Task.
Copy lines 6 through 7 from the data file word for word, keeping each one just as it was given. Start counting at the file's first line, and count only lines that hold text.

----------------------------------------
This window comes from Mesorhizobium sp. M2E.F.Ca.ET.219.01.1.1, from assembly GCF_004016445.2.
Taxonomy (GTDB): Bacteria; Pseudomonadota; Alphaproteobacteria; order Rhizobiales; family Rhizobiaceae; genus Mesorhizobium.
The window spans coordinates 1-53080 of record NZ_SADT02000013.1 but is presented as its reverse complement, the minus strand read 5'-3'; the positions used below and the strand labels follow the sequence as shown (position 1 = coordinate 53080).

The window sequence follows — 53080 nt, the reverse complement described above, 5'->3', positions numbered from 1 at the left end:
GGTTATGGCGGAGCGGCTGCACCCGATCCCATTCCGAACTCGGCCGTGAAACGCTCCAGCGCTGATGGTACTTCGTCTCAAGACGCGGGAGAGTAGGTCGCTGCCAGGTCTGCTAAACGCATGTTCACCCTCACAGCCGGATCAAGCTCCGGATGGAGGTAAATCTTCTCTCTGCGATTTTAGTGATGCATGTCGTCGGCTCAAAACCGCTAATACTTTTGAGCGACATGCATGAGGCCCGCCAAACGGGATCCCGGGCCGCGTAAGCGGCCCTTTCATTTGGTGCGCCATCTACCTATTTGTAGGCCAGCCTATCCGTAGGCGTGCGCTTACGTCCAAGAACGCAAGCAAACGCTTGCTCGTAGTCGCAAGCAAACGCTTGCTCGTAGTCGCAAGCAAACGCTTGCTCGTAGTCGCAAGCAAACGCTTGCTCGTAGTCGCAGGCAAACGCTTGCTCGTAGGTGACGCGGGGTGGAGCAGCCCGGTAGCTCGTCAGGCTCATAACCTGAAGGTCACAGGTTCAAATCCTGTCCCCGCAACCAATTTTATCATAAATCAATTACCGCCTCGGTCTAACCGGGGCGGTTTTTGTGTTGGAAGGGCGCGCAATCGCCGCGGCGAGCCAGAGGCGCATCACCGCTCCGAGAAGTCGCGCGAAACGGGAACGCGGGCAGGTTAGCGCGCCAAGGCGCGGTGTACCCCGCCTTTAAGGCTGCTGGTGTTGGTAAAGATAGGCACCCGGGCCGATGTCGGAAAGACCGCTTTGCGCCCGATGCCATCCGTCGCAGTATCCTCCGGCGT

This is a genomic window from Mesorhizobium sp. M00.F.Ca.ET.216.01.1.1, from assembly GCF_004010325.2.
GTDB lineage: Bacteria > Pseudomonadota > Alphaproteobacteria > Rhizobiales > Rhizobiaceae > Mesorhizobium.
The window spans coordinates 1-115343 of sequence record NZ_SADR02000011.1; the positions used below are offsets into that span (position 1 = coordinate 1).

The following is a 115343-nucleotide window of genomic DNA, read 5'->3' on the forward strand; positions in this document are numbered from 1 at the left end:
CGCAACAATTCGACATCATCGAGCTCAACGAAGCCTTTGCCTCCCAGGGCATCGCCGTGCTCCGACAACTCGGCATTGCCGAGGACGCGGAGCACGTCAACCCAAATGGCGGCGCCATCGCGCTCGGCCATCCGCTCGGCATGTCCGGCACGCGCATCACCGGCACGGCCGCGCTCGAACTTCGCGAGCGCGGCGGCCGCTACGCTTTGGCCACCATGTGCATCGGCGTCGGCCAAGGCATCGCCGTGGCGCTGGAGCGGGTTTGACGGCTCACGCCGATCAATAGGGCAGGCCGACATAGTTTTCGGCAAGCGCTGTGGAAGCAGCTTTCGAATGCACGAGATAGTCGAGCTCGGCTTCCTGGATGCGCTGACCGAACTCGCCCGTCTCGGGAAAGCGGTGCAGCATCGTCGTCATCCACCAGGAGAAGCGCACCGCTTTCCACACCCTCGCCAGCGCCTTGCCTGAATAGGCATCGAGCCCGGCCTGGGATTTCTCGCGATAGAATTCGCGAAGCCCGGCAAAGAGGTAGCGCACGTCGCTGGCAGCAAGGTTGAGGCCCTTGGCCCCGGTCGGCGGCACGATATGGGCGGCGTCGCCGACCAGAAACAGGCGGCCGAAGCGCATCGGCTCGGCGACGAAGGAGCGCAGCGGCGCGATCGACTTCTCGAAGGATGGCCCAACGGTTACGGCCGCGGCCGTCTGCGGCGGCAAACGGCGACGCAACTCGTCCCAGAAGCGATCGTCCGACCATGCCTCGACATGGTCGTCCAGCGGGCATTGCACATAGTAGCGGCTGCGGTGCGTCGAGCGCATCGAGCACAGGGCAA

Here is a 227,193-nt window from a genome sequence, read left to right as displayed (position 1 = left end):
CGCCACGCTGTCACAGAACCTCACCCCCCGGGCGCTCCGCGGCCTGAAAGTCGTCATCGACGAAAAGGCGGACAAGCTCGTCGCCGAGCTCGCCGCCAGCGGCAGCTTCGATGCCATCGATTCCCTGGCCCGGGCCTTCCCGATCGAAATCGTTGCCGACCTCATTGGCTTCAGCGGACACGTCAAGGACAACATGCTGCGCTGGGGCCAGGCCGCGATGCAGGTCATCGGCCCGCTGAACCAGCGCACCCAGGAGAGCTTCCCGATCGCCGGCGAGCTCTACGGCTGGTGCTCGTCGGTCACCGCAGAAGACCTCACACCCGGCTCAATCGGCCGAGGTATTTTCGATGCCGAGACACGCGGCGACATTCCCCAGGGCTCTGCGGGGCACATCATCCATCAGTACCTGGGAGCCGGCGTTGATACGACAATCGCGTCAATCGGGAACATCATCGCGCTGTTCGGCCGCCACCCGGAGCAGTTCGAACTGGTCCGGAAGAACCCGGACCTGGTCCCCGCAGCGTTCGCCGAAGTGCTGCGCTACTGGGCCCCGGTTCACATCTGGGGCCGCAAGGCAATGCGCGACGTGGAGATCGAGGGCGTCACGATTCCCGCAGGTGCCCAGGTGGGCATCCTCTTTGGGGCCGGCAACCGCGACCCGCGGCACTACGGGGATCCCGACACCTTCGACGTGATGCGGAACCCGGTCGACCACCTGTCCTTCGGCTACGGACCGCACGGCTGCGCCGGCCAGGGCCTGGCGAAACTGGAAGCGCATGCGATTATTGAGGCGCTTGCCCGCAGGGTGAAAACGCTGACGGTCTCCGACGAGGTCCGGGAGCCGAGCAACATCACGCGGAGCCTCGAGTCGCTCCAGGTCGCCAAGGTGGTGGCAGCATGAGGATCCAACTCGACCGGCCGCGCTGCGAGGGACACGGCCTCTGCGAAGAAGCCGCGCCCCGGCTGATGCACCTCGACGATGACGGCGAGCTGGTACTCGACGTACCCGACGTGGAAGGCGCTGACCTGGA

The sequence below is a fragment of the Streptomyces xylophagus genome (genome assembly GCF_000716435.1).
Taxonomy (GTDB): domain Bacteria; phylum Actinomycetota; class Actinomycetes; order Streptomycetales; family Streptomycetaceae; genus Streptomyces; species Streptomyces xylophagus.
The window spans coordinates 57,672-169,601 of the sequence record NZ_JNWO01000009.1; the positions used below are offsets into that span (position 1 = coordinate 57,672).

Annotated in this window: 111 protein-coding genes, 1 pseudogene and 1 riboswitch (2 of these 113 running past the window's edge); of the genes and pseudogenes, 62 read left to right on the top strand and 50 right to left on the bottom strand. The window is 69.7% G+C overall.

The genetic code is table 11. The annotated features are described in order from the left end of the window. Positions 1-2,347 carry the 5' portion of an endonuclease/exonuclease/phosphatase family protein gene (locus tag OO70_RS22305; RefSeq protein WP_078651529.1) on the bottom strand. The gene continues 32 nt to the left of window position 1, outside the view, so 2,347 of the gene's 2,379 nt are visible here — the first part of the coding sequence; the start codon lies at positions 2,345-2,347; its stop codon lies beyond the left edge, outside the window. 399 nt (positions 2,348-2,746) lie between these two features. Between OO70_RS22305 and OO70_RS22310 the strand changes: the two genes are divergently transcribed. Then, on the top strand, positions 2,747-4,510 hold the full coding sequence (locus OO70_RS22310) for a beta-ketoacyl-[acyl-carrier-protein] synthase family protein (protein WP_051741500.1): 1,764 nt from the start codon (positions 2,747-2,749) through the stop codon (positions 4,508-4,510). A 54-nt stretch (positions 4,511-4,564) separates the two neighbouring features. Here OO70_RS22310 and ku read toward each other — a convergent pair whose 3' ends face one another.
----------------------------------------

This is a genomic window from Mesorhizobium sp. M00.F.Ca.ET.216.01.1.1, from assembly GCF_004010325.2.
GTDB lineage: Bacteria > Pseudomonadota > Alphaproteobacteria > Rhizobiales > Rhizobiaceae > Mesorhizobium.